Once I was in college, I started missing their visits, as Sri Uncle stopped vacationing in summer. I got an opportunity to see them in my last year in college. My vocational training at the steel mills had fallen through due to some glitch. There had been frequent nor’westers that had quenched the great heat. Father said I could go visit Sri Uncle, and see what he had been up to. Father knew I was somewhat fond of Sri Uncle. In fact, I liked that uncle could debate on many subjects father did not even broach. I remember, once, when I had an argument with my father, Sri Uncle had told me not to be dogmatic. Later he had explained to me what the word meant. He had also explained the difference between being dogmatic and being pragmatic. Thus, (in spite of the fact that Sri Uncle had six children) I had formed an impression that he considered himself pragmatic. Truly, he was an agnostic, and openly denounced all kinds of superstitious belief, then prevalent among us, Bengali Hindus.
I took my father’s advice, and set off for Kenkudgod one fresh morning. The train took about four hours. I alighted on an almost empty platform of a large station. Asking at the stationmaster’s office, I learned that Sri Uncle no more worked for the railways. He had become a contractor for the supply of railway sleepers, and moved out from the railway quarter he had. To reach his house, I had to take a jeep from outside the station.
The jeep journey over a dust road through lush green Sal forest took about an hour, and terminated after crossing the old town of Kinkar Garh.
Uncle’s house was well past the end of the town, close to the old fort. The house, almost a mansion, had once belonged to the Dewan (finance minister) of the king. Uncle had purchased it at the throwaway price of a distress sale. With several large rooms standing in a sprawling ground overgrown with weed, the building badly needed repair and a fresh coat of paint. Still, set apart from the crowded town, it had a charming desolateness that took my breath away at first sight.
Uncle was not at home when I reached. Aunt was overjoyed to see me. I had expected Shuvra Di’ to rush out and hug me. I did not see her, and the house sounded empty. After putting away my bag, aunt made me some tea. Gradually, I caught up with what I had missed over almost four years. Srijan Da’ and Sujan Da’ had got jobs and moved out, one to Rourkela and the other to Cuttack. Shuvra Di’ was teaching at a school near Calcutta, and had married one of her colleagues. Shipra was at college, and would return shortly. The twins were at school, about to return soon, too.
A while after the twins noisily returned from school, and piped down, I heard the almost inaudible creak of the wooden gate. For some unknown reason, I felt an uneasy apprehension clutching at my stomach. Going out to the verandah, I saw Shipra coming over the garden path. Obviously hot, she dabbed the sweat on her neck with the end of her sari. Reaching the bottom of the stairs that climbed to the verandah, she sensed my presence and looked up. Abruptly arresting her movements, she froze.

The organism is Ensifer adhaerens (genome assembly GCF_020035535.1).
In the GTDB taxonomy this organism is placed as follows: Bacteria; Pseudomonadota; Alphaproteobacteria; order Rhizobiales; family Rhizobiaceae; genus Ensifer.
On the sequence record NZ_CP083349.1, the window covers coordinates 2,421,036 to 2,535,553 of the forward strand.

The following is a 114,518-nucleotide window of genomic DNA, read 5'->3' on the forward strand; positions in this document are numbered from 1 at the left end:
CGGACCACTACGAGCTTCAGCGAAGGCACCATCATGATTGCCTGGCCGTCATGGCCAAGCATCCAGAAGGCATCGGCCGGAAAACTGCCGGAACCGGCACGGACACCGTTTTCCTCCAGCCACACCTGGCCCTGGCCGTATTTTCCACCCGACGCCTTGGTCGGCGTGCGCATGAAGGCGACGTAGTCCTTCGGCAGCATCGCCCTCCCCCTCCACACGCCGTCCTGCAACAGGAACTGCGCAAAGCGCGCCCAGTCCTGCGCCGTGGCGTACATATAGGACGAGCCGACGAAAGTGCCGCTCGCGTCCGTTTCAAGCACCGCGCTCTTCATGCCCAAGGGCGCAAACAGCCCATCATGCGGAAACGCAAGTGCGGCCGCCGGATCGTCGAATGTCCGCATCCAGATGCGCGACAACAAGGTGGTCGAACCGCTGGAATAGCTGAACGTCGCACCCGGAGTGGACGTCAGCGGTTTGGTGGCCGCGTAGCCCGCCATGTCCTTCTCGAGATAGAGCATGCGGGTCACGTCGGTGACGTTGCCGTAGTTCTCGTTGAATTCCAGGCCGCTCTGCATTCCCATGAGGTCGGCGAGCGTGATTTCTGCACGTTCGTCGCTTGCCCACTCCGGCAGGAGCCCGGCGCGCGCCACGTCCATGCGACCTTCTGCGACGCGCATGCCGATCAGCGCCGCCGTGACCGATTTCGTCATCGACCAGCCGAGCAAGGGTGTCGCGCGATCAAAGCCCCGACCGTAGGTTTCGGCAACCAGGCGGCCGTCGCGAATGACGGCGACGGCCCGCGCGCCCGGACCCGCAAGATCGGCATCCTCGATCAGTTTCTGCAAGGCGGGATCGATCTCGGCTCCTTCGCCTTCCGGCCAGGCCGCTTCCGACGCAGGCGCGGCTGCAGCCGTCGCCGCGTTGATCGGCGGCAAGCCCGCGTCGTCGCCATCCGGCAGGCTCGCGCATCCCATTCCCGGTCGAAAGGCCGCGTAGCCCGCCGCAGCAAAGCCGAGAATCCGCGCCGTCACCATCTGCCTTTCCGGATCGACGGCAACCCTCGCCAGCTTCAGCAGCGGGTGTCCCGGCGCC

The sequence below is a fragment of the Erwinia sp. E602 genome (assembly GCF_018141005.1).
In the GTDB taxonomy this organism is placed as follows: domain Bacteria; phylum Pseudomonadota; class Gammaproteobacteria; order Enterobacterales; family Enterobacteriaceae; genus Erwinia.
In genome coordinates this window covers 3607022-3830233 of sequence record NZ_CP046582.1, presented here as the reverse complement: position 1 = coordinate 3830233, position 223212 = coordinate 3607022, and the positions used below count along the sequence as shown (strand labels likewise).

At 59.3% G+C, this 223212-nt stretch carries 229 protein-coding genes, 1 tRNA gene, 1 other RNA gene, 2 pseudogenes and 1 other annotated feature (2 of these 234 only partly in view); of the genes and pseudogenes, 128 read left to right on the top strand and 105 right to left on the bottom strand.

I smiled at her. She just said, “You!”
Then coming to life, she climbed the stairs and went past me. At the door, she paused, turned to look at me, and slowly lowered her eyelids, signaling that I could follow her.
I do not remember much of those days passed in near captivity. Shipra rose early, and by the time I woke up, she had left for college. If I woke up and felt she was still at home, I stayed in bed until she left. She returned home around two in the afternoon. By then, on aunt’s insistence, I had finished lunch. I saw her only in the afternoon, when she brought me tea. We had very little to talk about, and we exhausted our curiosity about each other’s college with fading interest. Still, every night just as I got into bed, she came in to ask me if I needed something. She hung around for some time, declining my invitation to sit on the bed. On the night before I left, she came, and standing at the door, said, “This time we did not go for a walk.” I stared at her, expecting more. “Tomorrow, could I come with you to the station, and see you off?” she asked. As I nodded, she went away, switching off the light in my room.
The next day we took the jeep early morning. I was taking the Calcutta Mail, which arrived at nine, and halted only for a minute. As soon as it stopped, I rushed to the door of the nearest coach, and gripped the rod by the doorway with my left hand. I turned to bid good-bye to Shipra. Standing behind me on my left, she had placed her left palm on my hand and clasped it; and with her right hand, she clutched my shirt at the back. I heard her say, gently nudging me, “Go! …” just as the engine blew its shrill horn, drowning the rest of her words. I clambered in, and made my way rapidly to the nearest window; but the train had already gathered speed, and left her behind.
I was not to see her again, nor know what became of the family, for many years.
I passed out, worked for couple of years, went to the USA and completed my PhD. I yearned to come home, but did not know what to expect. My two passions, photography and travel, consumed me with an unrelenting ferocity. Somehow, the question of my marriage eluded me, and probably my parents too. They were getting old. I was a late child, and the only one.
I came home, without knowing it would be for good, a few days after my father suddenly died from his first heart attack. I had already planned my visit. Therefore, mother did not inform me of father’s death. She just kept his body in the hospital mortuary for me to perform the last rites after I arrived.